BENIGN BREAST CONDITIONS
These are common, can be concerning for patients but are generally harmless. Further information can be found by clicking on the relevant links:
Ductal Carcinoma In Situ (DCIS)
Pre-cancerous changes or Ductal Carcinoma In Situ (DCIS) is a condition where the cells lining the milk duct have acquired many of the characteristics of cancer of but have not spread beyond the lining of the ducts. The changes can be classified as low grade, intermediate grade or high grade according to how different the cells appear compared to normal cells and how quickly they are growing. Around 6900 women are diagnosed with DCIS each year in the UK and most cases are picked up incidentally on mammograms, although some women may notice a lump or nipple discharge which may be blood stained.
It is very treatable with surgery and has an excellent prognosis. Mrs Singh will talk through your surgical options with you depending on the size and part of the breast affected. Often, the area can be removed through a lumpectomy (breast conserving surgery) where the disease is removed and the breast is conserved. If the area is large and the breast cannot be conserved, a mastectomy (removal of the breast) is performed. Breast reconstruction can be performed either immediately at the time surgery or delayed until later. Radiotherapy may be recommended following surgery and more information about DCIS can be found here.
Approximately 55,000 cases of breast cancer are diagnosed each year in the UK. Most cases are sporadic (i.e. there is no inherited faulty gene) and 1 in 7 women will develop breast cancer at some point in their lifetime. Only 5% of women with breast cancer have an inherited abnormal gene.
In most instances, breast cancer is very treatable and with improved treatment, the number of women surviving breast cancer continues to increase over time. Overall, 85% of women will be alive after 5 years from their diagnosis.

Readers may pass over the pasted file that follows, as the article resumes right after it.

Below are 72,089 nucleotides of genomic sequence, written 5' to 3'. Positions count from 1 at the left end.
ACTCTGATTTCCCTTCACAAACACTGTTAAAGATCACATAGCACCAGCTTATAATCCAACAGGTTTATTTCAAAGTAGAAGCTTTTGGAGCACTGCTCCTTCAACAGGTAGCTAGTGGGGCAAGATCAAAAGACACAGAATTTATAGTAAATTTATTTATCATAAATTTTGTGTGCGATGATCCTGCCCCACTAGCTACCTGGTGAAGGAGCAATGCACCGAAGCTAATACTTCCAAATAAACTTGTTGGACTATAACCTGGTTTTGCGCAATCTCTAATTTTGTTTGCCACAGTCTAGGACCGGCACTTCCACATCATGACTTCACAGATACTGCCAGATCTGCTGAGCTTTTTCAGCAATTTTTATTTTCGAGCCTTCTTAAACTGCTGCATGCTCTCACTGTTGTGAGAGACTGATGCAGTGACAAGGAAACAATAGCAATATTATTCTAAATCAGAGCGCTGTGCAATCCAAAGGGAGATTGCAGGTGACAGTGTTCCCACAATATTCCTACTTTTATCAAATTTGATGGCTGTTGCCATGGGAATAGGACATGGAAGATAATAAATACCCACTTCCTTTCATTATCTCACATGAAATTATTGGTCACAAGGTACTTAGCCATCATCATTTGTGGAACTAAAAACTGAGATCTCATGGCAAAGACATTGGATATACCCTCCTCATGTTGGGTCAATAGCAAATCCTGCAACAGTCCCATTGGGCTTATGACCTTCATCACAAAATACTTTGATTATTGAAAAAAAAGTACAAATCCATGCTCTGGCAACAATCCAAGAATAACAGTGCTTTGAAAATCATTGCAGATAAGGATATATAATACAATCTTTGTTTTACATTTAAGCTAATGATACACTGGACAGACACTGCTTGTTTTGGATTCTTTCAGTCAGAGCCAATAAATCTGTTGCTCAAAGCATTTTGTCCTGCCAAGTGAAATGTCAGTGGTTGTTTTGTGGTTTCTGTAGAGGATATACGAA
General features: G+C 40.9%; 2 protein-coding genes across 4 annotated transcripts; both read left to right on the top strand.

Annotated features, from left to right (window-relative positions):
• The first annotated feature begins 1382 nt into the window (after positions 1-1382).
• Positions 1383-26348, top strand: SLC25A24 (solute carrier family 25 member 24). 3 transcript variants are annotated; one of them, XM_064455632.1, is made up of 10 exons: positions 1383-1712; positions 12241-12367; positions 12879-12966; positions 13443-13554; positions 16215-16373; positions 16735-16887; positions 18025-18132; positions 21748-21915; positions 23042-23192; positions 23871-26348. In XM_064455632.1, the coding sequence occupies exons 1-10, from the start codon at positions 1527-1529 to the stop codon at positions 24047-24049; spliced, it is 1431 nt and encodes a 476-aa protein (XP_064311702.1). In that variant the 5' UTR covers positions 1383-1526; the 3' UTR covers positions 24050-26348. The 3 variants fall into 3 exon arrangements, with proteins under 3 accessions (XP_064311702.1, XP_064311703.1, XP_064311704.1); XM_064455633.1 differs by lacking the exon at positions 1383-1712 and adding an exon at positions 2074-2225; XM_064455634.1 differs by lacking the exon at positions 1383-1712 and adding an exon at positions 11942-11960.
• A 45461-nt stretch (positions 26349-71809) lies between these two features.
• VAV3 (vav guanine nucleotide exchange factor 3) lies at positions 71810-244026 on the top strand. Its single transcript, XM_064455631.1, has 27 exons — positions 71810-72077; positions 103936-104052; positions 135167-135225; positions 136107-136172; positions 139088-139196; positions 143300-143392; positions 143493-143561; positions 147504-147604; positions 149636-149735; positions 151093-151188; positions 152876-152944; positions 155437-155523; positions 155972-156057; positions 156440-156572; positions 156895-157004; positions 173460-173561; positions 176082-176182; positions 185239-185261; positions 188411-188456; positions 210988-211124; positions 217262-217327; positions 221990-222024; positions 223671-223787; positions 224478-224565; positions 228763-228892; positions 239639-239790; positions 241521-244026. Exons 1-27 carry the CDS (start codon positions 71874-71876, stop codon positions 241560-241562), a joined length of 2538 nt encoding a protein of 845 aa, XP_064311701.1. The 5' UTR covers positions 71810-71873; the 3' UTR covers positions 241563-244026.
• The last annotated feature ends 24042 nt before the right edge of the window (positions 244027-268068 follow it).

More information can be found via Cancer Research UK by clicking on the links below:
Surgery is the mainstay of treatment for breast cancer and other therapies may be given to reduce the chance of the cancer returning or where the disease has spread to other parts of the body.
You may be offered either a lumpectomy (breast conserving surgery) or a mastectomy (removal of the breast) or given a choice between the two depending on your unique circumstances.
Surgery to the armpit (axilla) may be recommend at the same time and is likely to involve either removal of a few lymph glands to see if the disease has spread beyond the breast (sentinel lymph node biopsy) or removal of all of the lymph glands from under the arm (axillary node clearance) if it is known that the disease has spread to them.
Treatment to block the effect of oestrogen for hormone dependent cancers.
High energy x-ray treatment to either your breast, chest wall after a mastectomy or armpit.
Often a combination of drugs given in cycles to destroy residual cancer cells.
e.g. HER2-directed treatment for cancers that have too much HER2, a protein of the surface of the cancer cells that makes them grow.
Breast reconstructive options are discussed with all women having a mastectomy. The aim of breast reconstruction is to restore a breast shape which is acceptable to you. Your reconstructed breast will look and feel different to your natural breast. Your breasts will not look identical, but hopefully the reconstruction will be similar in terms of size, shape and position to your remaining breast.
The reconstruction can be performed either at the time of the cancer surgery (immediate reconstruction) or after the cancer surgery (delayed reconstruction). There are pros and cons of each and these will be discussed with you.
Breast reconstruction can be performed using either implants or your own tissue (autologous). Sometime a device called an expander is put under the skin which allows the skin to be expanded slowly before it is exchanged for an implant or your own tissue.
FURTHER INFORMATION CAN BE FOUND BELOW: